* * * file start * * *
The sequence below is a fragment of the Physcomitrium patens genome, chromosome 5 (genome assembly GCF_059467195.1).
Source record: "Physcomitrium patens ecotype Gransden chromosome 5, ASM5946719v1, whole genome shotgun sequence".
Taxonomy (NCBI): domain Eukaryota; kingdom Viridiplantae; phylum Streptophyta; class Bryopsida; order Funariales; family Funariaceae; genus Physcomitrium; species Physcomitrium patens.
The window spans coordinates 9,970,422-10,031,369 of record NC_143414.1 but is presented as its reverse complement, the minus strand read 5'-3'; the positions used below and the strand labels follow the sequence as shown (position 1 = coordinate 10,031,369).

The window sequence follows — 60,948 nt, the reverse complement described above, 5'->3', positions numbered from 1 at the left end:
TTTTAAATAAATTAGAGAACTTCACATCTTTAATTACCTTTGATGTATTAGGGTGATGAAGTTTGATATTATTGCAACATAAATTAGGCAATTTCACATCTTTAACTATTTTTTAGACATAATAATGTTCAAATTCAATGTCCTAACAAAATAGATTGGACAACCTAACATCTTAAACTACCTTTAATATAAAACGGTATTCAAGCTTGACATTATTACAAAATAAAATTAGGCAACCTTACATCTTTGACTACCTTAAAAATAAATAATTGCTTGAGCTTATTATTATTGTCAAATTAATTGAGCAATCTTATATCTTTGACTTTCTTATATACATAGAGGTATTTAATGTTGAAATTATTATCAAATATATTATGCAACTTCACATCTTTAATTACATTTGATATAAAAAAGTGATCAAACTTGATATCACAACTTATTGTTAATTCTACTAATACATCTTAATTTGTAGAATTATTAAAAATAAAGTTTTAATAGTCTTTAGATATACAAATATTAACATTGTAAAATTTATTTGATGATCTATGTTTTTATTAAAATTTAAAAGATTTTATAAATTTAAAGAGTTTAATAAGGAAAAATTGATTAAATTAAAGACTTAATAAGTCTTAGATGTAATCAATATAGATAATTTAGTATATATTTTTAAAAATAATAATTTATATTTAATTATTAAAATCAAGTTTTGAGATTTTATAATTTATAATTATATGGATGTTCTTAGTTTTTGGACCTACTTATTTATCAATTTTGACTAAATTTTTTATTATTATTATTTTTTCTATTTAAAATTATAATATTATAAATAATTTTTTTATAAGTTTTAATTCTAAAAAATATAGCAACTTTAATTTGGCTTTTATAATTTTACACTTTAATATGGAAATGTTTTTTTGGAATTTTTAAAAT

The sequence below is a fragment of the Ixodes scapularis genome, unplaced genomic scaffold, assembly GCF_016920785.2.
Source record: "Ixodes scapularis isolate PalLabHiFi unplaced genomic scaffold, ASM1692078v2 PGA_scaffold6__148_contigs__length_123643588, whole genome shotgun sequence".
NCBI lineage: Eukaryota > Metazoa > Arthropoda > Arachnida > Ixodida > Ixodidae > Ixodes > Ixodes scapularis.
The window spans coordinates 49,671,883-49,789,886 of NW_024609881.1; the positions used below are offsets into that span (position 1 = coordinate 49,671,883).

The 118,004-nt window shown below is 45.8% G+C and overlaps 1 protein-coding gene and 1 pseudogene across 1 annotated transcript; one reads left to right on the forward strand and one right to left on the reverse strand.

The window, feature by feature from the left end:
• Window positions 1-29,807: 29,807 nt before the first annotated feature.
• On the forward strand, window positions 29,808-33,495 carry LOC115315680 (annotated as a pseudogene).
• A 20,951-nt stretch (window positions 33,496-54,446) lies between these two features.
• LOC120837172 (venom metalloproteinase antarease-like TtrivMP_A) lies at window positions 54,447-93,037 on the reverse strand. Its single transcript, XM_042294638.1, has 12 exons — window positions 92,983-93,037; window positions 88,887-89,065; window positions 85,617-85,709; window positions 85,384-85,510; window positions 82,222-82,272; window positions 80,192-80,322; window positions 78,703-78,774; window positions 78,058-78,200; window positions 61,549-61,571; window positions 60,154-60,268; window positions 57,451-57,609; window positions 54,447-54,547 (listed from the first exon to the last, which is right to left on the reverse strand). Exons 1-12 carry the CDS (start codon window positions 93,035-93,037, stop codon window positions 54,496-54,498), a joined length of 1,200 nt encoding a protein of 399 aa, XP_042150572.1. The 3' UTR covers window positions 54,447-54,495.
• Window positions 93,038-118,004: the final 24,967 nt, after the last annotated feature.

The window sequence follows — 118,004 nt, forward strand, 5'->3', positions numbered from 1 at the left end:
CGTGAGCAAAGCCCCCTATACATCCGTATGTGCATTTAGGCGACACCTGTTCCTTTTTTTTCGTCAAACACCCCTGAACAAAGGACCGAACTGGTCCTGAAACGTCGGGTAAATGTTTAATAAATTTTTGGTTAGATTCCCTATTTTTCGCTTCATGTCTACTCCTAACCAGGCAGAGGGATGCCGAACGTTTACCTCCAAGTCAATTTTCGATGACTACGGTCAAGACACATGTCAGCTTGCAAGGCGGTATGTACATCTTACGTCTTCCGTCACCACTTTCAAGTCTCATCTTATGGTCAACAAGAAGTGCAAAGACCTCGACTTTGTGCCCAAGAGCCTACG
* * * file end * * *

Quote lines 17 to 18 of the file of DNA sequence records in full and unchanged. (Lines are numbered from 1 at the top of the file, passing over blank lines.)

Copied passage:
• Window positions 93,038-118,004: the final 24,967 nt, after the last annotated feature.

The window sequence follows — 118,004 nt, forward strand, 5'->3', positions numbered from 1 at the left end: